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Archaeology

Archaeology

The word Archaeology comes from the Greek words archaia, meaning "ancient things," and logos, meaning "theory." Archaeology involves the study of material evidence from past human cultures, including pottery, tools, machinery, jewelry, burial chambers, and manmade dwellings. Archaeologists study, describe, and classify these artifacts in an attempt to better understand the history of mankind. Sometimes archaeologists supplement and enrich historical knowledge with their findings. Most archaeological studies provide information about artistic and technological developments, but occasionally they provide insight into a particular culture's values and beliefs.

Interest in archaeology can be traced back to the 15th and 16th centuries, when Europeans began to collect artifacts from ancient Rome and Greece. However, the collecting was not done in a disciplined scientific manner. The excavations of the Roman cities of Pompeii and Herculaneum in the 18th century, however, marked the beginning of archaeology as a formal discipline. By the late 1800's, several excavations in Greece had helped provide insight into this ancient culture's origins.

Egyptian archaeology traces its origins to Napolean's invasion of Egypt in 1798. In 1822, Jean-Francois Champollion was able to use the Rosetta Stone and other Egyptian writings to decipher the Hieroglyphic symbols used by the Egyptians. Howard Carter and Lord Carnarvon uncovered the tomb of Tutankhamen in 1922, one of the most well-known discoveries of Egyptian artifacts.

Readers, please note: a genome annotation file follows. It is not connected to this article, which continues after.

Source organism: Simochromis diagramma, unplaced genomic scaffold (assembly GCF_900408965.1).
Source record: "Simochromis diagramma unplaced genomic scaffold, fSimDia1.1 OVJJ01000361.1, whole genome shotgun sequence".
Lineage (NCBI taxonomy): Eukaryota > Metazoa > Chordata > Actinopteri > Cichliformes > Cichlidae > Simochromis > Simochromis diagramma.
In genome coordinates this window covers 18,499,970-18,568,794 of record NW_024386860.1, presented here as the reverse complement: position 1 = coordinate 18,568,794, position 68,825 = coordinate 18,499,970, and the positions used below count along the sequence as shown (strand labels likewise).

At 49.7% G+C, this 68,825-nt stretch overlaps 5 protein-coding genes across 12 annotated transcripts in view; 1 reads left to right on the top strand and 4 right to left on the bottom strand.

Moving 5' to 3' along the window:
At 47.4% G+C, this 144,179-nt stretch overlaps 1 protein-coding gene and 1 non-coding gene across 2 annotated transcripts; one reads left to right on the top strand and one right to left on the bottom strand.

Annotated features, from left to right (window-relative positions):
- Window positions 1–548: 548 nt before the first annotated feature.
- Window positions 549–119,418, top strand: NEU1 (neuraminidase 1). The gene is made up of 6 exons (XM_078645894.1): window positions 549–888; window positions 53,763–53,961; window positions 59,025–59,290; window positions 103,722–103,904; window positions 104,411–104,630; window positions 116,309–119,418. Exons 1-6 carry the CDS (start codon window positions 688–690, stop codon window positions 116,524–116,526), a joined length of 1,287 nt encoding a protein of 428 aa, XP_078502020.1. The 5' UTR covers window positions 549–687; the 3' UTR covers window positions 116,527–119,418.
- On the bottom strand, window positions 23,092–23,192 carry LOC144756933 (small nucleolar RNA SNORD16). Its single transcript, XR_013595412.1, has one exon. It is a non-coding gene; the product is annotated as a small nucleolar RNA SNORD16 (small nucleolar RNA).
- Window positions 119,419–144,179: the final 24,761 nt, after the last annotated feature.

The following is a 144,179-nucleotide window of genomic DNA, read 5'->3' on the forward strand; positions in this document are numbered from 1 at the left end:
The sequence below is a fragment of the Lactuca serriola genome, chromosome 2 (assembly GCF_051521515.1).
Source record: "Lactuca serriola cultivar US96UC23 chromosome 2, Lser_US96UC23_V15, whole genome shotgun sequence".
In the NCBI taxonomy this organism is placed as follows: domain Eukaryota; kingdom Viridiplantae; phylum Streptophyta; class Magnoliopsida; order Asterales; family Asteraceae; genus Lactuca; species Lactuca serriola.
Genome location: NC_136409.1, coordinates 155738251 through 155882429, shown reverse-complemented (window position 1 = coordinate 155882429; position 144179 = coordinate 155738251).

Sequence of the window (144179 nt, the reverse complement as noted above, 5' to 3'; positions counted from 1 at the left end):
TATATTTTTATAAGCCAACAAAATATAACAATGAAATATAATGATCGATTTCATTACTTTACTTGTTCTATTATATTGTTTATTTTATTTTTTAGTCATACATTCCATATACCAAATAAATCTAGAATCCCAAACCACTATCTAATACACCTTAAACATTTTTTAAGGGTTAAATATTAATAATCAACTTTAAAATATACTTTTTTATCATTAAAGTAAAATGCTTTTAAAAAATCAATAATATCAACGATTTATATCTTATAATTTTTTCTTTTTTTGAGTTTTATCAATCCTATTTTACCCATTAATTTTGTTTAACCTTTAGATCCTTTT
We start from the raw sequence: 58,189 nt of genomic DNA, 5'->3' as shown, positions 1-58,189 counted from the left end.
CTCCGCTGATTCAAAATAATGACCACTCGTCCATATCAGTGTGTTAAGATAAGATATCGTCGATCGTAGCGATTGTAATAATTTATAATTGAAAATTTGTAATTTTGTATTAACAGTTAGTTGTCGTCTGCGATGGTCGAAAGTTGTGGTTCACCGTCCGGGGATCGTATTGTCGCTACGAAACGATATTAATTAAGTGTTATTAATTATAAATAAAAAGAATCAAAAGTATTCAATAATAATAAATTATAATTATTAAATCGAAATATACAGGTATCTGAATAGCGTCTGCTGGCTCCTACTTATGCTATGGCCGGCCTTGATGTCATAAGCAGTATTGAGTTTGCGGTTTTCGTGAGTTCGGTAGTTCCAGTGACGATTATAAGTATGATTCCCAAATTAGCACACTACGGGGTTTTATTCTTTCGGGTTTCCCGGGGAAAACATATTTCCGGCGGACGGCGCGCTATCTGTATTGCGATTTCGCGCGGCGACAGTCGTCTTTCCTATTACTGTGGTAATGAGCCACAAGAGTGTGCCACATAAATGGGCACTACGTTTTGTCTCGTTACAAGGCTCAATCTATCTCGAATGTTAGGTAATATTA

By the 1800's, archaeology had become a scientific pursuit, due in part to the development of. sophisticated dating techniques. Eventually, prehistoric time was divided into four time periods: the Stone Age (which includes the Paleolithic and Neolithic periods), the Bronze Age, and the Iron Age. By the 20th century, prehistoric findings had occurred in Europe, the Near East, and the Mediterranean, and other locations throughout the world. The discovery of tools and skeletal remains by L.S.B. Leakey in Tanzania, dating back two million years, are among the most sensational archaeological finds.

Archaeologists locate sites by doing fieldwork, which may be conducted on the ground or in the air. Fieldwork usually includes studying old maps, historic documents, or locations near established archaeological sites, all for the purpose of locating possible new sites. Aerial photographs also play a significant role in this procedure. Clues such as variations in soil color and vegetation density, which can only be seen by the air, help pinpoint potential sites. Potential locations are then investigated in more detail. Ground probes (which act as periscopes), electrical conductivity tests, and magnetic disturbance tests help identify irregularities that suggest the presence of items of possible archaeological interest.

Some sites are discovered completely by chance. Four French schoolboys discovered the Upper Paleolithic cave of Lascaux in southern France in 1940. During the construction of a road in north Brittany, a contractor stumbled upon a series of prehistoric burial chambers. Fortunately, the construction project was halted in time to save one of the most remarkable prehistoric burial sites ever found in Western Europe.

After a site has been located, the excavation process begins. These excavations are usually planned and carried out with great care and patience. Brushes, penknives, and other small tools are commonly used. When an excavation is complete, archaeologists are faced with the task of analyzing, classifying, dating, and making a historical interpretation of the material remains. The older the remains, the more difficult it can be to interpret the information.

You can get more information about archaeology from ArchNet , a worldwide web virtual library on the topic of archaeology, hosted by the University of Connecticut.